What is the difference between a book press and a copying press?

Crystal Shaulis

After picking up an antique book press, I decided to do some digging to find out the age of this lovely iron piece, or perhaps even find a make and model since this particular press only stated ‘pat app’d for’. After some cursory Googling it was quickly revealed that, well, this wasn’t a book press - and what we commonly know as the 'book press' isn't that at all. They are letter copying presses.

But…What exactly is a letter copying press? Apparently, back in the 1800s these ‘book presses’ were used for making copies of letters into blank books. A copying book, which sounds to be a blank book filled with thin tissue paper, was used inside of these machines. Once a letter was freshly written, it was sandwiched inside the book. An oiled sheet sat atop a blank page, while the fresh letter sat under it, and another oiled sheet below the fresh letter. The tissue paper was dampened to encourage the ink to transfer onto the tissue paper when the book was being pressed. Of course, we know when printing, everything prints backwards. This was the reason the paper was made from tissue, so the ink could easily be seen from the other side! It might seem tedious today, but this was before the invention of carbon paper, so having such a device around saved more time than having to write everything out a second, third or fourth time.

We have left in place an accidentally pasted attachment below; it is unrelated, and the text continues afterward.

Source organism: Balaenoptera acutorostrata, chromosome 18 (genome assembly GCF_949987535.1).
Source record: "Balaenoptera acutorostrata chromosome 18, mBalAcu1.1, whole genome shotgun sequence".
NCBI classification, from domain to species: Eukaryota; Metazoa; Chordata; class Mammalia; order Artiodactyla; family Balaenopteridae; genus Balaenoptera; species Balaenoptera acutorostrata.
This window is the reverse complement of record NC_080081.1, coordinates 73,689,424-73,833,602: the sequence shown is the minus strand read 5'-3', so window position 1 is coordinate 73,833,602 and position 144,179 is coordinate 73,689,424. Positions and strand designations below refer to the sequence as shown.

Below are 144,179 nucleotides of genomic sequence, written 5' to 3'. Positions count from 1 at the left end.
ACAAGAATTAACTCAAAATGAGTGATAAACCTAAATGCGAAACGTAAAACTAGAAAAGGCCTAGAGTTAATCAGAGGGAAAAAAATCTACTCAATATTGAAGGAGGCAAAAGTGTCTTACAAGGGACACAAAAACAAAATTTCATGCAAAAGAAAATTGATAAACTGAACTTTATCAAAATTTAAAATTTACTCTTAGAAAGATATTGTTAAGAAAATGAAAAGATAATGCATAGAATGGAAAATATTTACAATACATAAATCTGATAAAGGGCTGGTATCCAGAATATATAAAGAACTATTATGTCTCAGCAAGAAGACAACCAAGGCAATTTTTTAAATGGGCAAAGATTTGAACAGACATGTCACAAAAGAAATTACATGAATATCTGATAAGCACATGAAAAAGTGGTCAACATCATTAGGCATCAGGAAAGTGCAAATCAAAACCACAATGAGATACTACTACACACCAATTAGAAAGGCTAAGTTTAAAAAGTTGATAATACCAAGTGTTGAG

As the decades passed, it became more important to have loose copies of documents rather than ones bound inside books. Newer copying presses used a roller and plate, with the fresh letter and blank sheet cranked through to create duplicates; makers claimed these machines could produce 100 copies in as little as two minutes.  Suddenly, these bizarre book presses I had seen on eBay and other sites started to make more sense…They were combination presses, which was a traditional copying press, but also featured a roller and plate on top. This makes for an interesting looking contraption that can be used to make a bound book of copies, or individual loose-leaf duplicates.

Aside from these two, there even existed ‘hydrostatic copying presses’ that connected to the pipes of offices, with a small amount of water running through the machine to help apply and keep pressure so that ‘even a lady could press as good a copy as the strongest man’. Fascinating. I wonder what happened to all these old presses. Take a look at the ‘gear screw presses’ below the hydrostatic (see below, tap to enlarge). These were images pulled from a listing on eBay - I purchased these advertisements and will scan them at a high resolution to replace these low quality screenshots. What a great piece of history!

Wondering if your press is a true book press or a copying press? Typically you can tell the difference by the amount of ‘daylight’, or space, between the base of the press and the platen. True book presses have well over 8+ inches of daylight between the two, accommodating several books at one time. A copying press usually only has 4 or less inches of daylight, as only a single copying book was pressed inside at any given time.  While I still haven't found the make and model of my 'book press', I'm excited to have learned its true use and history.  Want more information? Here are a few sites I referenced:





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